The independent disability guard has announced that it does not have the authority to fully investigate the alleged neglect of a man in a state-run facility who remains in the hospital for more than a month after paramedics are called.
Hampstead Rehabilitation Center. Photo: Tony Lewis / InDaily
The case has been referred to the NDIS Quality and Safeguards Commission, but the commission has told InDaily that it has no authority to investigate state government services.
Proponents worry that there will be no independent answers about what went wrong and put other vulnerable people at risk.
But the state government says the matter is now being investigated “independently of the Commissioner for Health and Community Services.”
InDaily announced last month that the South Australian Department of Human Services opened an internal investigation after a man on his interim housing service at the Hampstead Rehabilitation Center in Northfield was hospitalized by ambulance in a state of “neglect”.
More than a month later, the man is still being treated at the Royal Adelaide Hospital.
In addition to conducting its own investigation, the Department of Human Services (DHS) reported the matter to the NDIS Quality and Safeguards Commission, which says it is still “assessing” the complaint but has limitations on the investigation.
“The NDIS Commission for Quality and Protective Measures (NDIS Commission) regulates the provision of support and services funded under the National Disability Insurance System and can investigate any NDIS provider if there is any suspicion of a violation of the NDIS Code of Conduct said a spokesman.
“However, the services provided by the state and territory governments are not under the jurisdiction of the NDIS Commission.”
The service in question – called Transition to Home – is operated by the SA Department of Human Services.
InDaily is known to have emergency workers and several clinicians from the Royal Adelaide Hospital filed complaints about the man’s condition.
A doctor told management that concerns were about “basic hygiene and care, including wound care”.
According to DHS, the man received wound care from a registered NDIS provider and visits from a family doctor while at the facility.
The NDIS commission spokesman said the commission is “aware that this matter is being investigated by the SA Department of Human Services and has been referred to the Adult Safeguarding Unit.”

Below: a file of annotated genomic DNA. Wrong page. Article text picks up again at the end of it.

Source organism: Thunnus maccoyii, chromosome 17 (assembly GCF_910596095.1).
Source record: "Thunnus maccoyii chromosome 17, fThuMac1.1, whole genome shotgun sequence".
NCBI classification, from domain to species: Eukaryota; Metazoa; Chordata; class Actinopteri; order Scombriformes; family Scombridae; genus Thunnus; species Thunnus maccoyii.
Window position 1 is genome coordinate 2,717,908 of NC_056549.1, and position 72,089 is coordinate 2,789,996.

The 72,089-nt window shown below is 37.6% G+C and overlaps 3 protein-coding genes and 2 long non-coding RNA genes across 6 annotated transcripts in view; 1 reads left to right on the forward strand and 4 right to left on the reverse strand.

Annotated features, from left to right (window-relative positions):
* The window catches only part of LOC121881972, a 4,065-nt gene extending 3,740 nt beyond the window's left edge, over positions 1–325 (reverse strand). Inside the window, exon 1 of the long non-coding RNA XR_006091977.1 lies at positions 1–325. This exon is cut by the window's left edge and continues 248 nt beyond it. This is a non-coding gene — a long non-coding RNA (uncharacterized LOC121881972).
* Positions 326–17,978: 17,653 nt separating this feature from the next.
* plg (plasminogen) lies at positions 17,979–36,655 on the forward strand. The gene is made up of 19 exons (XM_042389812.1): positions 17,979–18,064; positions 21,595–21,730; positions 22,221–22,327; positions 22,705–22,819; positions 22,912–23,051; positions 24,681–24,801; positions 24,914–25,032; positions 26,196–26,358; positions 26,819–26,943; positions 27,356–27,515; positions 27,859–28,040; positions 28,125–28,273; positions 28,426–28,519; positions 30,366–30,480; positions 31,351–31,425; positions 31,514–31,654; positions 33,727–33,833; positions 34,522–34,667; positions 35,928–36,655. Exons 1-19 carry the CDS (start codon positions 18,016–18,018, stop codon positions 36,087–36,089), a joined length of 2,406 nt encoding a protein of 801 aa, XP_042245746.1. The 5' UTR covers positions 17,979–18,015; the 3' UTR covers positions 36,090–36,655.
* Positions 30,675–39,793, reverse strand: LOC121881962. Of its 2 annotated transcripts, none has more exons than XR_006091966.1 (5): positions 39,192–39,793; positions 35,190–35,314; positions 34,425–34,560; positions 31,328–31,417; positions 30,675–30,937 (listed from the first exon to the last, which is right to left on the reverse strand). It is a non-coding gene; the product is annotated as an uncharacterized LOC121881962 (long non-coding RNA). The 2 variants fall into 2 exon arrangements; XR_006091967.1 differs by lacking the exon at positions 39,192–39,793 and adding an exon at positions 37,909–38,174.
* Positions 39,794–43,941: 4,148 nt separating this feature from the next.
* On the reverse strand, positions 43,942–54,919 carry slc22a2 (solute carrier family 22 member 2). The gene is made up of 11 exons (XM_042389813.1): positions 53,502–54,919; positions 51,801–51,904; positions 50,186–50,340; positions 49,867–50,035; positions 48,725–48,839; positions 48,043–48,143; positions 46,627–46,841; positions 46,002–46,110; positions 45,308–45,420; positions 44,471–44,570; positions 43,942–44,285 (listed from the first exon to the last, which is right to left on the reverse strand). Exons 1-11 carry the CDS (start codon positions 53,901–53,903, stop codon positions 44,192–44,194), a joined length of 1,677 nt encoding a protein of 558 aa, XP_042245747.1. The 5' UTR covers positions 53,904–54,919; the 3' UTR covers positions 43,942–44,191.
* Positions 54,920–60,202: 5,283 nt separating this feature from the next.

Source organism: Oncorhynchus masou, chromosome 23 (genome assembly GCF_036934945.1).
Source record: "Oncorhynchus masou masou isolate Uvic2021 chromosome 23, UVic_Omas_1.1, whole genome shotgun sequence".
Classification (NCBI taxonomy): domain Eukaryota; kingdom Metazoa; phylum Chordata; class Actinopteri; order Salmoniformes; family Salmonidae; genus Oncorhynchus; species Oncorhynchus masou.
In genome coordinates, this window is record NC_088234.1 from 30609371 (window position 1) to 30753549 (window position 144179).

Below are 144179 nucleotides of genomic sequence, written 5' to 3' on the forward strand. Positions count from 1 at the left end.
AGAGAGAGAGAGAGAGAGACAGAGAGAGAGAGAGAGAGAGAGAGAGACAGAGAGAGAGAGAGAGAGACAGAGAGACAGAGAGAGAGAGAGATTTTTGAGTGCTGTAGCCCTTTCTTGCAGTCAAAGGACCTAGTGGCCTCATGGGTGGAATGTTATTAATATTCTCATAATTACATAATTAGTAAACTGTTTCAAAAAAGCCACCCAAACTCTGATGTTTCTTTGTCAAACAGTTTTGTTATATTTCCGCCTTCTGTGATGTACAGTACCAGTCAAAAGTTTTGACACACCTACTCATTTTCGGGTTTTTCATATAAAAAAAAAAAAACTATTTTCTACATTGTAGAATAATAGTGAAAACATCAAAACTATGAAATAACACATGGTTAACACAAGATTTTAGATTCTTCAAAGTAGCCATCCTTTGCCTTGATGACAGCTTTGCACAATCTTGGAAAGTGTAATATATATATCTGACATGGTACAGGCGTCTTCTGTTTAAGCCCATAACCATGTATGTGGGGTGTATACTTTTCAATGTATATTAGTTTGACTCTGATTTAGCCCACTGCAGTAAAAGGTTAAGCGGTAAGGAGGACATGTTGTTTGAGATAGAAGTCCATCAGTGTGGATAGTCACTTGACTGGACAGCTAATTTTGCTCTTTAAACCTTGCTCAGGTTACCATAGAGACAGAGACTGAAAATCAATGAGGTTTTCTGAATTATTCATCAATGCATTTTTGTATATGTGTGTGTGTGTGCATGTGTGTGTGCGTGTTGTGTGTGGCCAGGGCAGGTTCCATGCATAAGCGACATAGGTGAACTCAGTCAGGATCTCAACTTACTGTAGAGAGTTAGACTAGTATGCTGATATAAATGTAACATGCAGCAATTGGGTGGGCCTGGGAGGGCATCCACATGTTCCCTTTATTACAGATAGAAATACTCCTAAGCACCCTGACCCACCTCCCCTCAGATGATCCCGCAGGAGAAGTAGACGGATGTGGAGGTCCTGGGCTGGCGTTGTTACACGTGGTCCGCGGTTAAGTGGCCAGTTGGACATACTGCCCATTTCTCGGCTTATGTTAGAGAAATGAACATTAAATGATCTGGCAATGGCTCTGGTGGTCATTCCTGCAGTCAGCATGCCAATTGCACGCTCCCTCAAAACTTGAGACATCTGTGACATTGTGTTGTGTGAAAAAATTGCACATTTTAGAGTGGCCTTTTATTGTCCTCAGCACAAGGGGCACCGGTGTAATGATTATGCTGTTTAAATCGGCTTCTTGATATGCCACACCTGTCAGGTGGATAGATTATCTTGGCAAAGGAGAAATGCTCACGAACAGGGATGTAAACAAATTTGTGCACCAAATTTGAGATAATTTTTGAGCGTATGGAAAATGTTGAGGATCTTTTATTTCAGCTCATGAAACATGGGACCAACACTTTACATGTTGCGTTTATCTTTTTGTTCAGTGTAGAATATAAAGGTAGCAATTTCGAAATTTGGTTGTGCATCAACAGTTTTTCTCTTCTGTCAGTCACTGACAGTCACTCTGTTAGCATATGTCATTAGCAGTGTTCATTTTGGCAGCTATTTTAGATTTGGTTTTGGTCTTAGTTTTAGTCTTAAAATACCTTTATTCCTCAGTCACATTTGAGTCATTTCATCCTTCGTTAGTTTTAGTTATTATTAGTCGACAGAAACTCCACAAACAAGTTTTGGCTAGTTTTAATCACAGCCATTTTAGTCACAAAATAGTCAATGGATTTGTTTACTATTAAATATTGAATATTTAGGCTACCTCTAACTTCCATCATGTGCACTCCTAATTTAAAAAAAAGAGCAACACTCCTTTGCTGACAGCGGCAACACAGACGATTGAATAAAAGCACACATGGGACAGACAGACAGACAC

“It is also being assessed by the NDIS commission,” said the spokesman.
“The NDIS Quality and Protective Measures Commission (NDIS Commission) continues to work with all relevant parties and review the circumstances to identify any issues that need further investigation.
“The NDIS Commission cannot comment on this.”
InDaily asked the Department of Human Services how the investigation was going, what concerns had been identified and whether any third party was being investigated.
The department said their incident management department is liaising with SA Ambulance, SA Health, and the client’s family to gather additional evidence.
“The investigation continues,” said a spokesman.
It’s a bit like the police are investigating themselves
Citizen Advocacy South Australia’s program manager Rosey Olbrycht said it was alarming that the NDIS commission was not empowered to investigate government facilities and questioned how an independent audit could be done.
“It is a real anomaly that the NDIS Quality and Safeguards Commission has jurisdiction over other providers, but not a large provider like government DHS services,” she said.
“It is clear that there are many problems within the DHS services, but there does not seem to be a transparent mechanism to deal with them.”
Olbrycht said a government agency should investigate its own service “just doesn’t seem right ”.
“It’s a bit like the police are investigating themselves,” she said.
“If it’s an internal investigation, there will always be a conflict of interest. Where is that independent jurisdiction?
“We all thought it was with the NDIS Quality and Safeguards Commission. We’re really shocked they don’t because now we don’t know who’s doing it.
“We have lawyers trying to deal with government funded issues and they’re getting nowhere.